Speaking to journalists and bloggers is a great way to get the word out about yourself, but where do you start? Creating a good story for journalists may seem like a daunting task, but with a little imagination, most people can get their name in print without spending thousands on advertising or a PR consultancy. Below are five top tips on ways every small business can make a splash:
Those outrageous stunts that involve marching bands, exotic dancers or jet pack men – they really work. Readers enjoy a story that makes them smile, and editors love a good headline, so think about what you can do to raise eyebrows.
It doesn’t necessarily have to be large scale, by the way – often a good costume, some great signage or a well-thought-out promotion can do the trick. The key thing is to make sure that it’s something that will make people stop and stare – and that you warn the press about it in advance, of course.
Beat the competition
With few exceptions, journalists are a fan of the new. If you’re the first to offer a service or sell a popular product, even if it’s just in a particular sector or geography, you’re onto a winner.
Remember that publications exist to inform their audience about what’s new and tailor your message with that in mind, with an emphasis on why what you’re saying or selling is going to change the status quo. To make your offer really meaty though, you’ll need to add a little about what drove you to this point – everybody loves a good story of success.
Appear on time
Savvy PR people will put their clients in front of a microphone at every opportunity – even capitalising on somebody else’s news. Popping up in the right place at the right time is something of an art form, but it means you can be in the news as a ‘talking head’ even when you have nothing to announce. So think about what you’re most qualified to comment about and reach out to journalists to offer a quote or an interview well ahead of any news breaking in your area.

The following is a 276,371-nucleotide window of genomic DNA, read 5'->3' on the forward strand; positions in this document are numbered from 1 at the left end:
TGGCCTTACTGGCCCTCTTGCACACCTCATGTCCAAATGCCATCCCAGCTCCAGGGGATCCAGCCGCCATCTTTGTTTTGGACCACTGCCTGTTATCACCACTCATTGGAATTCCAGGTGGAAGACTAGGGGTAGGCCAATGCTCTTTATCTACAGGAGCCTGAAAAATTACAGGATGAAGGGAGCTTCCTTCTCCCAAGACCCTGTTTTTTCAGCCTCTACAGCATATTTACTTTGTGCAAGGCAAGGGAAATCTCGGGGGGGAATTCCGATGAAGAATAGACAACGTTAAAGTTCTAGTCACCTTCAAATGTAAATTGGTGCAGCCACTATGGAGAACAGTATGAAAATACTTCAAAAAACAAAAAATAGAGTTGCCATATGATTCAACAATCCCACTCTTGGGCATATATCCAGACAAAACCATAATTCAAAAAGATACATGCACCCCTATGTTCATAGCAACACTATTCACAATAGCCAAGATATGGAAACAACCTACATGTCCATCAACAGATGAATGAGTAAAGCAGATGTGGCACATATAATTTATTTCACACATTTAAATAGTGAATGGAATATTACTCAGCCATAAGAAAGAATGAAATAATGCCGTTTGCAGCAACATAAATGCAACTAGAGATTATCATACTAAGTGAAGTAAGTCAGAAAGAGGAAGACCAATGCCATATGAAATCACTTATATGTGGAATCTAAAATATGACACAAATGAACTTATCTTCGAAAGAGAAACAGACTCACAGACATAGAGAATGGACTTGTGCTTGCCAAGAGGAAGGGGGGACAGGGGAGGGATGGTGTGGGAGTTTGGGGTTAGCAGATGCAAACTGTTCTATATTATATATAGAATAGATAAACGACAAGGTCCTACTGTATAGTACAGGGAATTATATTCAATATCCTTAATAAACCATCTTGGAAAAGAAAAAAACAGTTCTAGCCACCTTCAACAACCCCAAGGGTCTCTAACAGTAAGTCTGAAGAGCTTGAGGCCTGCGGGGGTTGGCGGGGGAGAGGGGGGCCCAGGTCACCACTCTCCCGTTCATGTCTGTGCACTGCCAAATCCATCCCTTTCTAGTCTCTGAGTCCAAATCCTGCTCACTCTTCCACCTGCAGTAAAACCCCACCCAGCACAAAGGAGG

Trade shows, which tend to generate plenty of product announcements, are particularly fertile ground for SMEs, but also look out for company results, celebrity visits and wider trends you can leverage.
Use your knowledge
Information is power, and never more so than in the media. Journalists are constantly looking for authoritative information from subject matter experts, whether in the form of comment as above, background data, indicators or some other sort of data that can add value to their articles. So work hard to understand whatever information you’re sitting on, whether that’s your experience, the value of your products, the environment you’re working in, the trends in your market or anything else.
If you have numbers you can release regularly, that’s even better – remember how many surveys, research reports and analyst predictions make it into the papers every day. You can use these to think about how your knowledge might be used by the media, before making sure everybody knows you’ve got that information.
Of course, you shouldn’t be charitable just to grab the attention of the media, but it’s hard to deny that outlets love a friendly charity story. Whether you’re raising money to help others or rolling up your own sleeves, it’s worth dropping a note to your media contacts, who will be as keen to help a good cause as you are.